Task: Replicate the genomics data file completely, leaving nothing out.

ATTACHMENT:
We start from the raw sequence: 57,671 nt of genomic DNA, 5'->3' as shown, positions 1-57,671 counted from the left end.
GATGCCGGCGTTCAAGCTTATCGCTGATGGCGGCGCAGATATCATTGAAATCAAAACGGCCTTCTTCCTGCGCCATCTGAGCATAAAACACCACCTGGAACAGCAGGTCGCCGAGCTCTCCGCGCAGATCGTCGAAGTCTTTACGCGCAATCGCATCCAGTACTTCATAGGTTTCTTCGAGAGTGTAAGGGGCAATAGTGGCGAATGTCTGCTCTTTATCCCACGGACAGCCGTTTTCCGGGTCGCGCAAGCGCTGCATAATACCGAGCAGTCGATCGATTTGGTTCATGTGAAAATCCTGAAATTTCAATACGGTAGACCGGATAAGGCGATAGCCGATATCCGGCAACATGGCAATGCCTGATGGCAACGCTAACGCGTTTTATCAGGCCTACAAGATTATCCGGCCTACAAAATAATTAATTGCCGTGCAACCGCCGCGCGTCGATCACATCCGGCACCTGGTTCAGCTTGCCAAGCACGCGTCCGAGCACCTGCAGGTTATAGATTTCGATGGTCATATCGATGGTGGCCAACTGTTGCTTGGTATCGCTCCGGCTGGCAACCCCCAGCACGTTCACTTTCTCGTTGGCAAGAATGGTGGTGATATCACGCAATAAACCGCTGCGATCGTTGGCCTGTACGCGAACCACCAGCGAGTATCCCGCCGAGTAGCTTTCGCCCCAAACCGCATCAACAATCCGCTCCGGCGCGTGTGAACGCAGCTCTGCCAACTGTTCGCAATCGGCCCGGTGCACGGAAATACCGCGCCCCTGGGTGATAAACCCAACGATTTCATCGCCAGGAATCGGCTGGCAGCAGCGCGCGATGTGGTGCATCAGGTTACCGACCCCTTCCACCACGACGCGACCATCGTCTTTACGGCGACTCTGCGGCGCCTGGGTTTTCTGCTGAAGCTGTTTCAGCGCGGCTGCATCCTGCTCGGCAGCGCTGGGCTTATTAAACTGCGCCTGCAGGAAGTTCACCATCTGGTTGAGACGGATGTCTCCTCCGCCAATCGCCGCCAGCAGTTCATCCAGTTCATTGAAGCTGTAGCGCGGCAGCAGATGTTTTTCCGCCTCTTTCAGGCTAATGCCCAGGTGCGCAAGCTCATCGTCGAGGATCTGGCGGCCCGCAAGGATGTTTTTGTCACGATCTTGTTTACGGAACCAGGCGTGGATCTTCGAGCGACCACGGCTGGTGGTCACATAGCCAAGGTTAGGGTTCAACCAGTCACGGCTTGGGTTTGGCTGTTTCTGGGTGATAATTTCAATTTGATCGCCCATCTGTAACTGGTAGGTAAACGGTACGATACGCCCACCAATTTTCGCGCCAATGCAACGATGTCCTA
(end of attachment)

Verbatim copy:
We start from the raw sequence: 57,671 nt of genomic DNA, 5'->3' as shown, positions 1-57,671 counted from the left end.
GATGCCGGCGTTCAAGCTTATCGCTGATGGCGGCGCAGATATCATTGAAATCAAAACGGCCTTCTTCCTGCGCCATCTGAGCATAAAACACCACCTGGAACAGCAGGTCGCCGAGCTCTCCGCGCAGATCGTCGAAGTCTTTACGCGCAATCGCATCCAGTACTTCATAGGTTTCTTCGAGAGTGTAAGGGGCAATAGTGGCGAATGTCTGCTCTTTATCCCACGGACAGCCGTTTTCCGGGTCGCGCAAGCGCTGCATAATACCGAGCAGTCGATCGATTTGGTTCATGTGAAAATCCTGAAATTTCAATACGGTAGACCGGATAAGGCGATAGCCGATATCCGGCAACATGGCAATGCCTGATGGCAACGCTAACGCGTTTTATCAGGCCTACAAGATTATCCGGCCTACAAAATAATTAATTGCCGTGCAACCGCCGCGCGTCGATCACATCCGGCACCTGGTTCAGCTTGCCAAGCACGCGTCCGAGCACCTGCAGGTTATAGATTTCGATGGTCATATCGATGGTGGCCAACTGTTGCTTGGTATCGCTCCGGCTGGCAACCCCCAGCACGTTCACTTTCTCGTTGGCAAGAATGGTGGTGATATCACGCAATAAACCGCTGCGATCGTTGGCCTGTACGCGAACCACCAGCGAGTATCCCGCCGAGTAGCTTTCGCCCCAAACCGCATCAACAATCCGCTCCGGCGCGTGTGAACGCAGCTCTGCCAACTGTTCGCAATCGGCCCGGTGCACGGAAATACCGCGCCCCTGGGTGATAAACCCAACGATTTCATCGCCAGGAATCGGCTGGCAGCAGCGCGCGATGTGGTGCATCAGGTTACCGACCCCTTCCACCACGACGCGACCATCGTCTTTACGGCGACTCTGCGGCGCCTGGGTTTTCTGCTGAAGCTGTTTCAGCGCGGCTGCATCCTGCTCGGCAGCGCTGGGCTTATTAAACTGCGCCTGCAGGAAGTTCACCATCTGGTTGAGACGGATGTCTCCTCCGCCAATCGCCGCCAGCAGTTCATCCAGTTCATTGAAGCTGTAGCGCGGCAGCAGATGTTTTTCCGCCTCTTTCAGGCTAATGCCCAGGTGCGCAAGCTCATCGTCGAGGATCTGGCGGCCCGCAAGGATGTTTTTGTCACGATCTTGTTTACGGAACCAGGCGTGGATCTTCGAGCGACCACGGCTGGTGGTCACATAGCCAAGGTTAGGGTTCAACCAGTCACGGCTTGGGTTTGGCTGTTTCTGGGTGATAATTTCAATTTGATCGCCCATCTGTAACTGGTAGGTAAACGGTACGATACGCCCACCAATTTTCGCGCCAATGCAACGATGTCCTA